What the heck is the difference between diamond, moissanite and CZ??
I get asked this all the time, what the heck is the difference between the three stones we hear SO much about? Diamond, moissanite and cubic zirconia all look similar but there are differences that affect the look and the price of your jewelry and you should know the differences, and similarities, before you spend.
Before we start, I need to get some vocabulary words defined for you. Ready?
Refractive index: measures the difference between the speed of light in air and the speed of light in a stone. WHAT? I know. What the heck does that mean? Basically, every stone has a unique refractive index (RI). The higher the RI, the more light the facets can return to you eye so...it's more sparkly. I think they should call it the "sparkle index" but nobody asked me so....
Hardness: this is the resistance to scratching
Toughness: this is the resistance to chipping
We all know what a diamond is. Diamonds come in many colors, shapes and sizes. Diamonds are graded based on their colorlessness (a scale from D-Z, D being the best) and their clarity (F-I3, F being the best) Natural diamonds are mined out of the earth, they are made of carbon and they have a hardness of 10...which is the hardest substance on earth. Diamonds, however, can and do chip and break under certain circumstances so they aren't indestructible. Diamonds have a RI of 2.417, which means they are very sparkly. Diamonds are mostly cut by humans and are cut in such a way as to retain weight...because diamonds are sold by the carat, a unit of weight reserved for gemstones. When a cutter gets a rough crystal to cut, everything they cut away is lost money so the cutter tries to make the prettiest diamond they can while retaining the most weight from the original crystal. This is why diamond cutting proportions vary widely and can affect the look of a diamond even more than the color or clarity (that is another blog post...for another day). Diamonds are outrageously expensive because of the labor that is involved in the mining, cutting and marketing of diamonds. They are also viewed by many people as being rare and special. People are sentimental about diamonds and that is great. I get it. But the longer I work in the industry and the more I see and hear about diamonds...the more I love......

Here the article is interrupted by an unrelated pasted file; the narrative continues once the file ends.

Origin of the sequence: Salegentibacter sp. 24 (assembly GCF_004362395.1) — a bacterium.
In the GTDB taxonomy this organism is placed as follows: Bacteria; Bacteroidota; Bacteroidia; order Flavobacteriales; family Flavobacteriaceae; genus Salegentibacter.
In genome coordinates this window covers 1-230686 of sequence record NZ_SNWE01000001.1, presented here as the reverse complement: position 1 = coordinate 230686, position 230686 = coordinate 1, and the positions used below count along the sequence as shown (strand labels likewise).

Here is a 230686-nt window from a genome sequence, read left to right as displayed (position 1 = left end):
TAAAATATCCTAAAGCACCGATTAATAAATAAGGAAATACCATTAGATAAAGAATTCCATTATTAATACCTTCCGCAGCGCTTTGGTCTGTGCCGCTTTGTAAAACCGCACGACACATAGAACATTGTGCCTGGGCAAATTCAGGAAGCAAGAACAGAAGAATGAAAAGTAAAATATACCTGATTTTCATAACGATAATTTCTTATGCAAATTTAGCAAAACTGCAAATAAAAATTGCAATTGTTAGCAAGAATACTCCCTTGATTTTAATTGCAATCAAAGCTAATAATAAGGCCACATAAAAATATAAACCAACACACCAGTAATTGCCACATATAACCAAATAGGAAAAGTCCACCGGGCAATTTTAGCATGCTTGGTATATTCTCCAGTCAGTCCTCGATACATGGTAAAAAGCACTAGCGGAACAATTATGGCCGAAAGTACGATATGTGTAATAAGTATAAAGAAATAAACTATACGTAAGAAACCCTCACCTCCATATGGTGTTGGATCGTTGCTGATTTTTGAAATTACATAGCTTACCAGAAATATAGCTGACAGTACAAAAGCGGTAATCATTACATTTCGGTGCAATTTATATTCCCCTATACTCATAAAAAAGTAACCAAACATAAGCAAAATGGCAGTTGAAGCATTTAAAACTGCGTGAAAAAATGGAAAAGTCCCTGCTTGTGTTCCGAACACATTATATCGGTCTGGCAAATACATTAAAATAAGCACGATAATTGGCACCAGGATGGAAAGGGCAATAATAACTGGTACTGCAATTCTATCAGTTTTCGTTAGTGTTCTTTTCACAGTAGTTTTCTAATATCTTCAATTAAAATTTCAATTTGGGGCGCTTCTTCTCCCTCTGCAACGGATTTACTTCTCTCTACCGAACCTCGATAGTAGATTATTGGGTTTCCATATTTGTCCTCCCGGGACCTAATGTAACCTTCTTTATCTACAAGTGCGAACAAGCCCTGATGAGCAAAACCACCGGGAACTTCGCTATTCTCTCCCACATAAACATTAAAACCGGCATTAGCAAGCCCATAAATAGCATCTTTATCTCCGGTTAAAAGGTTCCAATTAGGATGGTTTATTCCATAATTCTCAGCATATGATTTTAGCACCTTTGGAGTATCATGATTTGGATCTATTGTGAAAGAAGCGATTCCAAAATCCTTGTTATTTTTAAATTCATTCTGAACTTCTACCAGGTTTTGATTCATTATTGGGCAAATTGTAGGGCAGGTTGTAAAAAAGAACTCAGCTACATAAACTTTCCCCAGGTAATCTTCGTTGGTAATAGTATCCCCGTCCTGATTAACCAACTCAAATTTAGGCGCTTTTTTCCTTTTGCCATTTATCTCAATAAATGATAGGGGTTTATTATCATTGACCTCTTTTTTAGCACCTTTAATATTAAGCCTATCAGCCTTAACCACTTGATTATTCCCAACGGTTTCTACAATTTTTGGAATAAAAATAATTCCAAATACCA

Moissanite was, at one time, an extremely rare mineral made of silicone carbide that was discovered in, of all places, Arizona in 1893. The guy who discovered it actually thought it was diamond but...he was wrong. HA! In 1998 Charles and Colvard received a patent to sell man made moissanite and year after year, moissanite got more popular. Like all innovation, it was a rocky start. Moissanite started out being a little too yellow but the technology improved year by year to what we have today, a wonderful alternative to a diamond. Moissanite comes mostly in the D-H color range (colorless to near colorless) and is starting to be available in blues and pinks. Moissanite is naturally free of large inclusions and is usually graded in the VS to VVS range (which is awesome). Moissanite's RI is 2.65 - 2.69 which makes it THE sparkliest gemstone on the planet. Because moissanite is made in a lab, it is cut by machines and sold by its measurements, which is in millimeters. And, because it's cut by machines that aren't concerned with the weight loss to the original crystal, they are perfectly proportioned for maximum beauty. Moissanite is also very close in hardness to a diamond, with rating of 9.25. The toughness is similar as well, it will chip under the same circumstances as a diamond. Moissanite came onto the market with some pretty high prices but now it is a VERY economical alternative to a diamond. It's impossible to tell the difference without a diamond tester or a microscope. And who carries those around?
Cubic Zirconia (CZ) is a man made form of zirconium dioxide and is mostly sold as a colorless stone. CZ has a hardness of 8 and a refractive index of 2.15, both much lower than moissanite or diamond. Honestly, CZ is a very inexpensive substitute for diamond and, because it doesn't look great, I rarely use it. It scratches and breaks more easily and just cannot sparkle like either of the above mentioned stones.
I hope this helps you demystify the difference between these three stones. This is just a basic overview but, hopefully, enough information to help you make a decision when the time comes for you to make a purchase. If I can ever answer any further questions, please reach out and ask!